Each week, a number of elderly people walk with canes or are pushed in wheelchairs through the Pro Football Hall of Fame in Canton, Ohio. For many, it’s the last stop on their bucket list. An ESPN executive accompanied his terminally ill father sometime in the past year, and afterward he wrote Pro Football Hall of Fame President David Baker a note.
“It said, ‘Thank you for giving me one of the best times of my life with my Dad,’ ” Baker recalled.
Why is a football-shaped facility in a little-known town so special?
“The Hall of Fame is a message of excellence for everyone,” says Baker, a 6-foot-9 bear of a man. “The commitment to be a Hall of Famer is the same commitment it takes to be a great father or a great violinist.”
On Monday, the Hall of Fame hosted its fourth annual Salute to Greatness dinner at The Glen Club in Glenview. It was rare to see so many football stars gathered outside of the Hall of Fame, but about two dozen appeared. Sue Connor, wife of late Bears’ great and Hall of Famer George Connor, spoke at the event, along with their sons, Wilmette’s Al Connor and Winnetka’s George Jr. Despite finding out that his son Sam Baker — a 2008 first-round draft pick of the Atlanta Falcons — had been cut from the team that afternoon, Baker handled the blow with grace during the evening.
GATX executive Robert Zmudka, a Winnetka resident, started the Glenview dinner. Having been involved with the Hall socially for a number of years, often bringing clients to Canton (“Having late-night cocktails with Jack Youngblood and Tom Mack was about as intimate as an experience I can provide them”), he was asked to be on a new advisory board to bring the Hall of Fame to different parts of the country.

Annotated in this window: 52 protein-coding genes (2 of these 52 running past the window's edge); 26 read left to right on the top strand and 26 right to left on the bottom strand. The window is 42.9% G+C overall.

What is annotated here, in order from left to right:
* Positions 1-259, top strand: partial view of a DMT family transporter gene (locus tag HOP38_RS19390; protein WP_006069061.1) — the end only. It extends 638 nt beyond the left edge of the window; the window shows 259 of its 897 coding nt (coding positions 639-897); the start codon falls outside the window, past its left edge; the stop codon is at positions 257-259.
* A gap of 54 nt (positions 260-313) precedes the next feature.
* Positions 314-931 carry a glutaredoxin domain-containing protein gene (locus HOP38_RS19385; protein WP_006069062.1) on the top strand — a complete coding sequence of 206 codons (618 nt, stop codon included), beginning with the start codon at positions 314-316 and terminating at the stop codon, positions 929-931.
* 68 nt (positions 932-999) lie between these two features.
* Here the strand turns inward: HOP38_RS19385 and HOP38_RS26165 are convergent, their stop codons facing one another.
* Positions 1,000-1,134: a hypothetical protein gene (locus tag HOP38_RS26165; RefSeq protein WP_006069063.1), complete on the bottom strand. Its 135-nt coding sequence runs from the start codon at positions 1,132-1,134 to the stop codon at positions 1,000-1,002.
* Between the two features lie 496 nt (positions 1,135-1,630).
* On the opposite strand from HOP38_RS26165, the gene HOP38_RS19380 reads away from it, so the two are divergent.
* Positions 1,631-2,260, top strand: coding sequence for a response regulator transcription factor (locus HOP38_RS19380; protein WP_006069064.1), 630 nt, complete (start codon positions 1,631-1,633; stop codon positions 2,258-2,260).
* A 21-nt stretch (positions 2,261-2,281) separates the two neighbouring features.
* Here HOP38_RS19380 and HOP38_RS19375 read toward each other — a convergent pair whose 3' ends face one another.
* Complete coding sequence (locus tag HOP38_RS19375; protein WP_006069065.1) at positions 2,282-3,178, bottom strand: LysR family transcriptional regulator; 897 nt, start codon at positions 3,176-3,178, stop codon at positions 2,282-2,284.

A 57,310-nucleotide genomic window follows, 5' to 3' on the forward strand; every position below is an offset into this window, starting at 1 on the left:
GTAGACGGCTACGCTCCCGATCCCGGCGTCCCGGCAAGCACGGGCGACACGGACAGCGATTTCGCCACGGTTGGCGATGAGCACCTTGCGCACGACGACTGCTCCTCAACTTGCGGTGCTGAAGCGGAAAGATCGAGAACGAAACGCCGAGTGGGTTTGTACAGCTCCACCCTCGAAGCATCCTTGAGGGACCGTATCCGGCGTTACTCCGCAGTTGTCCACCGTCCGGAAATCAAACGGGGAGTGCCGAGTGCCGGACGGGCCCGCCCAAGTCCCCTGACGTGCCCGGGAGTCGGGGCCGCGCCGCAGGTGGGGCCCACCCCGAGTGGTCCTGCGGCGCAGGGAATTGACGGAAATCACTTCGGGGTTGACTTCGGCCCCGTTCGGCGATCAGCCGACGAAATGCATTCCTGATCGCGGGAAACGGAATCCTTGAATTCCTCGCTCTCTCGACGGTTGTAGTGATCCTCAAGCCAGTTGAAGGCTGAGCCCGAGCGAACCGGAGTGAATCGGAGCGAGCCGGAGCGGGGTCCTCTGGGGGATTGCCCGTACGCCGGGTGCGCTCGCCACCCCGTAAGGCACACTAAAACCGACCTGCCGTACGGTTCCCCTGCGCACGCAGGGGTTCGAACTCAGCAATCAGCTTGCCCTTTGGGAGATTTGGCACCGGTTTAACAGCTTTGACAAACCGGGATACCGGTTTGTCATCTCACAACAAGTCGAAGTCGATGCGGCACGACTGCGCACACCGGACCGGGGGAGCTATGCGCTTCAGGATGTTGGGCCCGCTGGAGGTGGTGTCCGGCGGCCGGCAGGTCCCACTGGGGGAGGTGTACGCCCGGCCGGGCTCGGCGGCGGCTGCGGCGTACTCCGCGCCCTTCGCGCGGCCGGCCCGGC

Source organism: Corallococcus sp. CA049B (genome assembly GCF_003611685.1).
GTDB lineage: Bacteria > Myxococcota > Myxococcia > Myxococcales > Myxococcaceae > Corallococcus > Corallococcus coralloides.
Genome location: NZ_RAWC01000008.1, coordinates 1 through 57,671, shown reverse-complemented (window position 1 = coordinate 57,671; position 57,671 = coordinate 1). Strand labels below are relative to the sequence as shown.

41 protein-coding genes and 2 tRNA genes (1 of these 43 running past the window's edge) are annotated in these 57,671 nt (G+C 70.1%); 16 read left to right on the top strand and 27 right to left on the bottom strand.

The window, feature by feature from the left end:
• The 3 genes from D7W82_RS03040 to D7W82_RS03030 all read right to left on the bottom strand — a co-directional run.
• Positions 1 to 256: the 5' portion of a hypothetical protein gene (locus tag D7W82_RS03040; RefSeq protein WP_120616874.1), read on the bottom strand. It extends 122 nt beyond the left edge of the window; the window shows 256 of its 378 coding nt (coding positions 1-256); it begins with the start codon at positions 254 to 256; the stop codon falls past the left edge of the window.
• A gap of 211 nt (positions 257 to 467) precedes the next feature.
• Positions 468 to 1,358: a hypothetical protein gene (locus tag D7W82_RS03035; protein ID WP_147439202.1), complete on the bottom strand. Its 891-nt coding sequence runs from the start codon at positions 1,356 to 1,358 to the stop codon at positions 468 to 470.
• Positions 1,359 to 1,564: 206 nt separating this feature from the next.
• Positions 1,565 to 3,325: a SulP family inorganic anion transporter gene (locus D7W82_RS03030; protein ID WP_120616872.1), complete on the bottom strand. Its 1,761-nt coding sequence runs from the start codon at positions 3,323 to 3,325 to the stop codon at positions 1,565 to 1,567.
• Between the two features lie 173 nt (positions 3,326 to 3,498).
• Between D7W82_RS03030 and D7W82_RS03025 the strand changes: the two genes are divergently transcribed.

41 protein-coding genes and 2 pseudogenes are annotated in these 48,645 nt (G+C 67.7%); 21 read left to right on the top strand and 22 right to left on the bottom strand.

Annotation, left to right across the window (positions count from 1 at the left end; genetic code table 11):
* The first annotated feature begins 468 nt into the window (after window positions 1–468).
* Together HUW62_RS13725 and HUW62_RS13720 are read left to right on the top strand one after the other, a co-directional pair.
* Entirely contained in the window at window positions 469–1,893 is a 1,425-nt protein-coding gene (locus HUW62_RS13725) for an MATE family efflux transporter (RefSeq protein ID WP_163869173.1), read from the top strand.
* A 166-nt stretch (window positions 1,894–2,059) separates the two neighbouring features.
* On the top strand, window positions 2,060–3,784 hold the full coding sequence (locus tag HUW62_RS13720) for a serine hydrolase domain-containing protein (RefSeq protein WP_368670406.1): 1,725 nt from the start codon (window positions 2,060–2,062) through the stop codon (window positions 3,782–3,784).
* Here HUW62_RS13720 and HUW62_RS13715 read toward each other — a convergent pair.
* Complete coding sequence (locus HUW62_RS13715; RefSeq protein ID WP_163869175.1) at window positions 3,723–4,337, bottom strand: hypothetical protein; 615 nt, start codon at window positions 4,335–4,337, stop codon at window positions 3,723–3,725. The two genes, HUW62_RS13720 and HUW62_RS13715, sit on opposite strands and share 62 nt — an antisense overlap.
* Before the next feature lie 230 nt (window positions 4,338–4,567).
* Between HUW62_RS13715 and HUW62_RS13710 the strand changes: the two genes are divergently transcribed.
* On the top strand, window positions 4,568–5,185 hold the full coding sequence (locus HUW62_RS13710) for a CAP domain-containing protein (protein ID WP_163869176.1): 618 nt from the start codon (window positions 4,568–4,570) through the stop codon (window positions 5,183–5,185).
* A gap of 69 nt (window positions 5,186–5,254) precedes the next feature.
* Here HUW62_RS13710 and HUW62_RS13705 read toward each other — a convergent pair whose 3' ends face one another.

Just as Chicago recently served as an experiment for the league to conduct the draft outside of New York City, Glenview has been a blueprint for Hall of Fame ventures outside of Canton (Miami and St. Louis both enjoyed their inaugural dinners this year).
Like the Shedd Aquarium or Museum of Science & Industry (where the Hall’s Gridiron to Glory exhibit, now in Kansas City, is expected to appear in a few years), the non-profit Hall needs to raise funds. The Glenview event raised about $200,000 before expenses this year, as around 180 showed up to dinner and 130 were scheduled for golf at The Glen Club the next day. Some of the proceeds are earmarked for the Beyond Sports Foundation in Highland Park, which helps promising student athletes in underserved areas of Chicago through mentorship, academics, and athletic training.
Baker — the former commissioner of the Arena Football League — knows what’s it’s like to be underserved. His father and mother couldn’t read or write. Sports helped save him.
“If it wasn’t for sports, I don’t think I would have learned the values I needed to,” he says. “Sports can change people’s lives.”
Enjoy the weekend.
Editor in Chief